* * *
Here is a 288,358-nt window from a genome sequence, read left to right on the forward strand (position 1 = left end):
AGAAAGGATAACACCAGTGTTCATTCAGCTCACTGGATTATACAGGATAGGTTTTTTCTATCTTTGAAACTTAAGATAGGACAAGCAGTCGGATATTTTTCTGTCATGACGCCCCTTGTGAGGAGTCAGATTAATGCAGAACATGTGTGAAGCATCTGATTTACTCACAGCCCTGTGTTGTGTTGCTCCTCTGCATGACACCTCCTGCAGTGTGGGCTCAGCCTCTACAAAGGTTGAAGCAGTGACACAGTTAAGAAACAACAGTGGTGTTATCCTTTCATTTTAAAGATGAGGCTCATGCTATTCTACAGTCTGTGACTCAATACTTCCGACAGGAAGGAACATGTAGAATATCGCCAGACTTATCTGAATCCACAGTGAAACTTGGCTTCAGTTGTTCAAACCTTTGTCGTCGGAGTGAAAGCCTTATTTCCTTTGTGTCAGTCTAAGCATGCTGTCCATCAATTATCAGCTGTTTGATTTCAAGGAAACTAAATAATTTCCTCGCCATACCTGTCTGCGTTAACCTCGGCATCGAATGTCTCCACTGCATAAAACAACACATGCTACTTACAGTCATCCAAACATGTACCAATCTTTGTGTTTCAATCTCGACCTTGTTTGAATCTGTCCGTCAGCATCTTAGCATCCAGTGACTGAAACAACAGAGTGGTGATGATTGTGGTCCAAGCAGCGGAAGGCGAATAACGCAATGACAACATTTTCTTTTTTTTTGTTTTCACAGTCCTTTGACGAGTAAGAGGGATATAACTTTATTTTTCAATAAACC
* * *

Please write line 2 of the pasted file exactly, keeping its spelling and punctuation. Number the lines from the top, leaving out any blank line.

AGAAAGGATAACACCAGTGTTCATTCAGCTCACTGGATTATACAGGATAGGTTTTTTCTATCTTTGAAACTTAAGATAGGACAAGCAGTCGGATATTTTTCTGTCATGACGCCCCTTGTGAGGAGTCAGATTAATGCAGAACATGTGTGAAGCATCTGATTTACTCACAGCCCTGTGTTGTGTTGCTCCTCTGCATGACACCTCCTGCAGTGTGGGCTCAGCCTCTACAAAGGTTGAAGCAGTGACACAGTTAAGAAACAACAGTGGTGTTATCCTTTCATTTTAAAGATGAGGCTCATGCTATTCTACAGTCTGTGACTCAATACTTCCGACAGGAAGGAACATGTAGAATATCGCCAGACTTATCTGAATCCACAGTGAAACTTGGCTTCAGTTGTTCAAACCTTTGTCGTCGGAGTGAAAGCCTTATTTCCTTTGTGTCAGTCTAAGCATGCTGTCCATCAATTATCAGCTGTTTGATTTCAAGGAAACTAAATAATTTCCTCGCCATACCTGTCTGCGTTAACCTCGGCATCGAATGTCTCCACTGCATAAAACAACACATGCTACTTACAGTCATCCAAACATGTACCAATCTTTGTGTTTCAATCTCGACCTTGTTTGAATCTGTCCGTCAGCATCTTAGCATCCAGTGACTGAAACAACAGAGTGGTGATGATTGTGGTCCAAGCAGCGGAAGGCGAATAACGCAATGACAACATTTTCTTTTTTTTTGTTTTCACAGTCCTTTGACGAGTAAGAGGGATATAACTTTATTTTTCAATAAACC